Question: What does it take to get a good job these days?
Answer: Plenty of math and science.

The average salary for IT jobs in 2012, for positions from Web Administrators, Network Engineers, to Database Managers & Architects was $76,601.
According to David Kotfila, Director of the Cisco Networking Academy at Rensselaer Polytechnic Institute in Troy, New York, “There are five or more jobs for every student we graduate.” These jobs are everywhere, but in the Washington metro area, the need is especially great. “Washington is a major IT center,” explains Louis D’Allessandro, professor of IT at George Mason University. In networking alone, 25,000 jobs are projected by 2018. These are good jobs, too, Kotfila adds. “Starting salaries range from $64,000 a year to $100,000.”
Prep work
It’s a great time to enter the IT field, but how do you get there? The road to IT success is paved with math and science — as much as it is possible to take, says Kotfila. Sadly many students abandon hope of satisfying and lucrative IT careers, because of the math and science involved. “This field is complicated and takes a lot of hard work,” D’Allessandro admits, “but most students are
motivated and do just fine.”
Motivation is key, and kids aren’t motivated by prospective jobs. They are motivated by joy. Jumping in and playing with computer technologies is as important as aceing math tests. We may be failing children not as much in the classroom as out of it. “Where we’re failing kids,” says Dennis Frezzo, Senior Manager at Cisco Systems, “is in conveying the beauty, awe and wonder of the thing — how beautiful this subject really is.” Once students are fascinated by computing, once they fall in love, learning the necessary math is joyous effort, not drudgery. “Children need to be encouraged to tinker, to take things apart,” says Frezzo. “Once they say ‘How does that work?’ they are off and running.” At that point, the math becomes a matter of how they figure out what they want to know.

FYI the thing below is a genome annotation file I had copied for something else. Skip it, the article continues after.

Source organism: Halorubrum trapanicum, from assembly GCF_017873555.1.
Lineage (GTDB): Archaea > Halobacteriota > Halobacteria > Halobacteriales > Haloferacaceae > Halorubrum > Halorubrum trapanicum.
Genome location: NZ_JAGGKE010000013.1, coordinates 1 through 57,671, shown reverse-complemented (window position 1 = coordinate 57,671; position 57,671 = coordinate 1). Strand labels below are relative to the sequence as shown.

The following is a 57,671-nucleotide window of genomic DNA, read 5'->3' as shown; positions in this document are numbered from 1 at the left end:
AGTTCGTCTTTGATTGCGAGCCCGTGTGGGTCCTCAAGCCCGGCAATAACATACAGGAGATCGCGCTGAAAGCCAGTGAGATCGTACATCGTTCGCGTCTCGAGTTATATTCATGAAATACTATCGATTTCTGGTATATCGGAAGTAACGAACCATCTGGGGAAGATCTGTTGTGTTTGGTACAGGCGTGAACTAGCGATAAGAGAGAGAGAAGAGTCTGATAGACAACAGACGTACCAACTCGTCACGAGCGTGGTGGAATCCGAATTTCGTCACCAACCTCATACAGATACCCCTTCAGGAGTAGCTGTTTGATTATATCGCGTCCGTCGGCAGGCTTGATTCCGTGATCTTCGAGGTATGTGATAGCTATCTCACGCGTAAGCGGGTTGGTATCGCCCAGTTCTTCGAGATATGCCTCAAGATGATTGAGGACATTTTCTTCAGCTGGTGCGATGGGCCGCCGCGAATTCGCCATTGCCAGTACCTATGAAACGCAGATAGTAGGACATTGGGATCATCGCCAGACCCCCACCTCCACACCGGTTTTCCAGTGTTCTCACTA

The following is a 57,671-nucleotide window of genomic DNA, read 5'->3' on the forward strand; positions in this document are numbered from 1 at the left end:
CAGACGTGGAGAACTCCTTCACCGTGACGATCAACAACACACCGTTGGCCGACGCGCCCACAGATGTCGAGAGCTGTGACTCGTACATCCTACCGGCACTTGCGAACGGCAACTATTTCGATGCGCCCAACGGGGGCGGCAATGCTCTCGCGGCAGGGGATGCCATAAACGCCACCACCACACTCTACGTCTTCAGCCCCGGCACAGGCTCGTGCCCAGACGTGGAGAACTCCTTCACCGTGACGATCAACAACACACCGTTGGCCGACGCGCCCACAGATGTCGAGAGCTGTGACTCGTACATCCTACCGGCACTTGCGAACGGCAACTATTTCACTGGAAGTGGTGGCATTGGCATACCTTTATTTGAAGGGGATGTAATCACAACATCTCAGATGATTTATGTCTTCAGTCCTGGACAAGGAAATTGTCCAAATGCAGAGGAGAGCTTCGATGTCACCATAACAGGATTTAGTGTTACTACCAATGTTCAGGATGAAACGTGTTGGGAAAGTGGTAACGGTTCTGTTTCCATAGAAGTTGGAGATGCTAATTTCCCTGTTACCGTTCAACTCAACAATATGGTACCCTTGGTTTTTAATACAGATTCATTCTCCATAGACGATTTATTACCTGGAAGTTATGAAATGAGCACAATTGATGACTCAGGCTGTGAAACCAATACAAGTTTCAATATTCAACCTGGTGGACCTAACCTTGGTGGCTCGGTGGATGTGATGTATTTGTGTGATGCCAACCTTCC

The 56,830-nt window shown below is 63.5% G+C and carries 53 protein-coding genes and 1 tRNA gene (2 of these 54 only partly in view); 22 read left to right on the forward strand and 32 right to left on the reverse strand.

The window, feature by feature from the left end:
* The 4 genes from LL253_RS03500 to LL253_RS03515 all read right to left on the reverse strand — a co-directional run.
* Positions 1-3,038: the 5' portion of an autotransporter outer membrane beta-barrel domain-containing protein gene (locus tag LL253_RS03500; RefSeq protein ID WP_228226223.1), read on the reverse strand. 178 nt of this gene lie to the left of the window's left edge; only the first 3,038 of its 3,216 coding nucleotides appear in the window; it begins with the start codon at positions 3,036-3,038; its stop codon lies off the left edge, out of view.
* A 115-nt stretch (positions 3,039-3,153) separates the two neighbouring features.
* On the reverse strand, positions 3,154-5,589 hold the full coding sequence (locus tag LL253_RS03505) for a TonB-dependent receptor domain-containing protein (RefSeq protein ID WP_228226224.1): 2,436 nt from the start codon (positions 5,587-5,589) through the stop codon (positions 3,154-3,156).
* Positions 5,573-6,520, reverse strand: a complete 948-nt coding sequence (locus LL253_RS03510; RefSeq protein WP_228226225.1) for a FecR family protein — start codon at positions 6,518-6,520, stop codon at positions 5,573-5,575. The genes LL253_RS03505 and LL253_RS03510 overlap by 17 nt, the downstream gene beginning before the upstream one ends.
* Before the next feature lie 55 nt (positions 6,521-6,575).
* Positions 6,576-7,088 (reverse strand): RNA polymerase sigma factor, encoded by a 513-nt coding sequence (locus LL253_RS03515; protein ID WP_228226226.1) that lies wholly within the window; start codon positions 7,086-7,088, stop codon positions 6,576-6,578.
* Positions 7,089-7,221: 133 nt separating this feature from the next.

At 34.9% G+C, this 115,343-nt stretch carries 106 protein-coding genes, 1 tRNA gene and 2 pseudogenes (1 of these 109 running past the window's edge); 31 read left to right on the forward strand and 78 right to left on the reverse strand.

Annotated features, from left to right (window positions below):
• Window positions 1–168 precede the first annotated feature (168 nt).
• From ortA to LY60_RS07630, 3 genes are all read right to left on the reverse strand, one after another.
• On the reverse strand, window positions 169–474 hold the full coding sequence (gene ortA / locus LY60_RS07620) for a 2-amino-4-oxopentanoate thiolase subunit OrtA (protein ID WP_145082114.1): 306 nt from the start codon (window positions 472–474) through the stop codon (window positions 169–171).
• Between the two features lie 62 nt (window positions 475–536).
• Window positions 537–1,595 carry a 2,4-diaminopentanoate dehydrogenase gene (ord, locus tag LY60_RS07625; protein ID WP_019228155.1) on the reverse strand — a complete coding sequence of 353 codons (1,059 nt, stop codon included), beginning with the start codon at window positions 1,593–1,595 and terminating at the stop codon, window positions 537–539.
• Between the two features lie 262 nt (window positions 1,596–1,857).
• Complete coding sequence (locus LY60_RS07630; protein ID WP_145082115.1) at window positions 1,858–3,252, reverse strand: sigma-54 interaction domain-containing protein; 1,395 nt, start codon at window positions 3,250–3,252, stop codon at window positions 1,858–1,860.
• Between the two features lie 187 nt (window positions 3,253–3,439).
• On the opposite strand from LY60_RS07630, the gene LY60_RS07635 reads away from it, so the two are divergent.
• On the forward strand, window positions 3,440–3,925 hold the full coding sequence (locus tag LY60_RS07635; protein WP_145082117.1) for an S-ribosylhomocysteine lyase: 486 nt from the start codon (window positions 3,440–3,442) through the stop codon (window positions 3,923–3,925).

Real Life
“No matter what you want to do with your life, you need to have some type of computer skills. I think that’s exciting,” says Ashley Covington. Covington got a chance to learn about computing through Cisco Networking Academy courses at Edmonton-Westlake High School. She completed an electronics and computer repair program and landed a job with the Baltimore City Public Schools
network security department, where she assists in diagnosing network and connection problems. She now works part-time while studying information systems and networking at the University of Maryland at Baltimore. “I am very happy and successful in my field,” she says.


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